Week 16: Water
Three consecutive long-weekend jollies have been keeping me busy recently, preventing me from catching up on my Project52 posts – or any posts at all, in fact. I’ll be doing my best to catch up as soon as I can, starting with the review of Week 16’s rather disappointing photo.
I had such grand plans for this theme. It perfectly coincided with Songkran – the famous water-throwing festival of Thailand and other Southeast Asian countries. It is the Buddhist New Year celebration, with an emphasis on cleaning away the old year, creating a blank slate for the next one. Sadly, one last bit of bad luck left an indelible stain which not even a thorough drenching in Bangkok could wash clean.
My plan had been to repeat the massively successful shooting of Songkran in Chiang Mai last year. Having previously read somewhere (I forget where, sadly) that “if the end of your lens isn’t wet, you’re not close enough,” I had decided that I wanted to get in really close for some great action shots of the water throwing. From this was born the Songkran Camera Protector Mk.1 – a sealable sandwich bag with a hole ripped in the end for the lens, held in place by the lens hood.
Despite its rather rough-and-ready look, this actually proved to be a faultless cheap alternative to an the costly waterproof covers you can get for DSLRs. I switched all the settings to fully automatic so that I wouldn’t have to try fiddling with the light meter, which was anyway next to impossible as I could only see a fuzzy image through the viewfinder (and the bag), which was enough to frame shots but not do anything detailed. The bag also prevented me from turning any dials, I had to remove the neck strap in order to maintain the seal and the limited size of the bag meant that I couldn’t zoom in too far without risking ripping it.
The Songkran Camera Protector Mk.1’s baptism of…well…canal water, mostly…proved to be a great success. Throughout two full days of walking around the Old City in Chiang Mai and being soaked to the skin almost the entire time, the camera never got even a little wet, barring only the end of the UV filter on the lens. The resulting pictures were fantastic and my picture of that week for Project52 2015 ended up being my picture of the year!
Sadly, the same camera which had survived the previous Songkran failed to endure me sweating my way through near heatstroke to get to Phraya Nakhon Cave in Hua Hin. Too much salty liquid got between the lens and the camera and the body’s electrics were fried. That left me in Bangkok for Songkran with my iPhone 5 as my only available camera. Naturally, the Songkran Camera Protector Mk.1 not being suitable for a phone, I took only a couple of photos, which you can see on my article about the festivities.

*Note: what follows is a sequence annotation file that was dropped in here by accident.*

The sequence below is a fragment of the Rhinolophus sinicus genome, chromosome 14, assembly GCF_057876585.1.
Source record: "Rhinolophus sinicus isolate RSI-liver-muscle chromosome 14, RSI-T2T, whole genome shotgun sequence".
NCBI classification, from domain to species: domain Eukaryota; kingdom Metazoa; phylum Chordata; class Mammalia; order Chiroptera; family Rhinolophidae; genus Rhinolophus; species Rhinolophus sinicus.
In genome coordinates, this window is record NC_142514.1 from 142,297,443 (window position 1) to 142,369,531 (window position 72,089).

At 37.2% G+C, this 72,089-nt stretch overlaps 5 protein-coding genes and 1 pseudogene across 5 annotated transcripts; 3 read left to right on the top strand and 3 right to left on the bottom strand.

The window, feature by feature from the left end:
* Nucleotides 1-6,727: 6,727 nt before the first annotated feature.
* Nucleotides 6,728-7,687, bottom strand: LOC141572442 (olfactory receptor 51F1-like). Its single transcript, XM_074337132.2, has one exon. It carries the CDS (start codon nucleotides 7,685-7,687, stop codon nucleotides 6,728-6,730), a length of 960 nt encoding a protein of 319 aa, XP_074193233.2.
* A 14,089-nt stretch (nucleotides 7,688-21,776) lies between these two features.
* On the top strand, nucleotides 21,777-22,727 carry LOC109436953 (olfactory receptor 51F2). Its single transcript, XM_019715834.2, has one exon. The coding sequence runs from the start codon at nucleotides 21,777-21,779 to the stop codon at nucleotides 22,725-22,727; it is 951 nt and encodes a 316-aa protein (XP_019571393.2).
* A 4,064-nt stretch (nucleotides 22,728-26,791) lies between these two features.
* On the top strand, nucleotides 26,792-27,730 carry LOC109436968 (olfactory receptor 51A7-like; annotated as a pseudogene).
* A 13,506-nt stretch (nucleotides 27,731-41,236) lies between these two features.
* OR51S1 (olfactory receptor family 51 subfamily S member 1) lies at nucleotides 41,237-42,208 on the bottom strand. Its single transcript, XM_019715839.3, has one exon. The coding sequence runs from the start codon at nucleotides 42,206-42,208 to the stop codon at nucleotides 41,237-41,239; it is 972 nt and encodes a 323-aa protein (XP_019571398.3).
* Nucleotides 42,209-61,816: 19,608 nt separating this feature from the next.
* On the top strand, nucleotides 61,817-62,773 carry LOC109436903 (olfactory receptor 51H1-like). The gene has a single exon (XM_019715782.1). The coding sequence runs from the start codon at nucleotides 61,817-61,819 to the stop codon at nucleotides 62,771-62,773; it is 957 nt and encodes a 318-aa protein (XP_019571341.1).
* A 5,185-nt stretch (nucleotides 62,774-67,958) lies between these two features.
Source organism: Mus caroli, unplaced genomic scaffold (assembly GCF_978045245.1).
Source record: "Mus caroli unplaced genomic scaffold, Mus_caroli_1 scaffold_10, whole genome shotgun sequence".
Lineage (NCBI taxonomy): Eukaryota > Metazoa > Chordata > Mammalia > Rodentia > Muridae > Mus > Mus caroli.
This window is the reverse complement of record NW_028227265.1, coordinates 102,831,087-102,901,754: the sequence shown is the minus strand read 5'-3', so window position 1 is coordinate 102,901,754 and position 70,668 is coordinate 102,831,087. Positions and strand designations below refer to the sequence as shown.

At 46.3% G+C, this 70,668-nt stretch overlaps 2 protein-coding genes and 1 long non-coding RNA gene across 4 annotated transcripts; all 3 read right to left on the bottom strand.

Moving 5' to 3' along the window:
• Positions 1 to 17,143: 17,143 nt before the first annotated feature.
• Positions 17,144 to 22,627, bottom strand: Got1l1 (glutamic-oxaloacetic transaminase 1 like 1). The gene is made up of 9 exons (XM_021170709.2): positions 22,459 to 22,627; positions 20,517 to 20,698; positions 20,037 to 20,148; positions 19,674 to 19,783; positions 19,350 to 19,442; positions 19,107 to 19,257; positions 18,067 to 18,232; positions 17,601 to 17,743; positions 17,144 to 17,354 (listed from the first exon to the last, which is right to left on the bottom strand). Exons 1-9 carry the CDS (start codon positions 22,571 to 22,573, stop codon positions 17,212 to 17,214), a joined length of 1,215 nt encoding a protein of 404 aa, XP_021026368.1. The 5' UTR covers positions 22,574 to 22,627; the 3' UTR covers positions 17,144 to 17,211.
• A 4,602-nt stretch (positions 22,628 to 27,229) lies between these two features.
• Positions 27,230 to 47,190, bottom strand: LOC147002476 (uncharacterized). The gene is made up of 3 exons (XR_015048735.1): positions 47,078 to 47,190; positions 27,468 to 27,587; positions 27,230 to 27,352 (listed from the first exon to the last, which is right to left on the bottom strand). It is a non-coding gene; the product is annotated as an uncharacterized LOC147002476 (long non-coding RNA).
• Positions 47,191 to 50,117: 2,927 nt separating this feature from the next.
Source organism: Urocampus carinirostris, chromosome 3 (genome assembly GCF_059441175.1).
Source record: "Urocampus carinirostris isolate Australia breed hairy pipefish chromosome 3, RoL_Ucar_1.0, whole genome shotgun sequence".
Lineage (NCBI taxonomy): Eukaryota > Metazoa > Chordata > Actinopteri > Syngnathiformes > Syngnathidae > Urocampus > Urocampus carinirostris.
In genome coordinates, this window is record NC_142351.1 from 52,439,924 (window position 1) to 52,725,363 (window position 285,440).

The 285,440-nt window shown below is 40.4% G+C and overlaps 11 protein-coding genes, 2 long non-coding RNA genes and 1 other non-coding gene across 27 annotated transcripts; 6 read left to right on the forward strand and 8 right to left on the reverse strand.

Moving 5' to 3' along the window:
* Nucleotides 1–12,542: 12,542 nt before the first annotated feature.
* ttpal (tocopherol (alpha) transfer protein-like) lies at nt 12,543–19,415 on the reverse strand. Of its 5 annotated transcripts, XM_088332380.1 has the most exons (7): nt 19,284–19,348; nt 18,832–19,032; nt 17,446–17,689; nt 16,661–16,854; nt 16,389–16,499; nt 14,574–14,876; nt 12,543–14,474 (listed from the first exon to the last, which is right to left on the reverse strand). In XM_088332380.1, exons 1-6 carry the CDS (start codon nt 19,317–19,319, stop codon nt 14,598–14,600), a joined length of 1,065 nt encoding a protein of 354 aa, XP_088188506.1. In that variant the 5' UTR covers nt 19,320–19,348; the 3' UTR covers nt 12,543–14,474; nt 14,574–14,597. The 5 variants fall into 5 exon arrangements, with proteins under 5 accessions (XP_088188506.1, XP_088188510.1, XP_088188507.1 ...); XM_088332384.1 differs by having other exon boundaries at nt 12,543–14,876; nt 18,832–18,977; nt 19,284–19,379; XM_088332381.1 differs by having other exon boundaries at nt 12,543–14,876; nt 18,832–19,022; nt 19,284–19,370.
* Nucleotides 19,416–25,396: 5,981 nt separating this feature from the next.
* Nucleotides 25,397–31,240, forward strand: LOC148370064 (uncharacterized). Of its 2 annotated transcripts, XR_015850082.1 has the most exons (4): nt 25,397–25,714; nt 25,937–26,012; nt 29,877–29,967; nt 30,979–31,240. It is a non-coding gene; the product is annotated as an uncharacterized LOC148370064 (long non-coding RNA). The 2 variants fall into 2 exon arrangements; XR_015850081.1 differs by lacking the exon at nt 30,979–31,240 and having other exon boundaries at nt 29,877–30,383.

So, I was now struggling for a picture for Week 18 of my Project52. I had been rather depending on Songkran coming up with the goods, so I had to quickly find an alternative. This came with the final part of my Songkran holiday – the wedding of my friend Jasica. I had never intended to bring a camera as she had already arranged a wedding photographer. Also, I recently read about unplugged weddings and think they’re a fantastic idea as, even at this small event, nearly every person was taking their own pics with smartphones, tablets and anything else they could get their hands on. It looked absurd and kind of ruined the mood. Everyone was so busy capturing the moment that no one (except the happy couple) took the time to actually live it.
I did quickly snap a picture of the sunset reflected on the sea – the “water” – after the ceremony and before the reception. That, being the best watery picture I took the whole week, became my Project52 shot, as well as a nice closing bracket on a holiday which started with a sunrise photo.
Na Jomtien, Thailand – 16/04/16 @ 18:09:50.
Apple iPhone 5 back camera
Focal length: 4.12mm. Exposure: 1/850th @ f/2.4. ISO 50
I have a strange mentality with point-and-shoot cameras as well as smartphone cameras which prevents me from taking them seriously as photographic equipment. All my knowledge and experience of photographic techniques goes right out of the window and the shots always look quite plain and amateurish. I was able to keep it together enough only to position the little pyramid in the sunbeam. While the sun, the sea and the beach all worked well together to create a nice image, they did all the work – I had virtually no contribution. I don’t consider this to be a particularly great shot. It just fills the gap.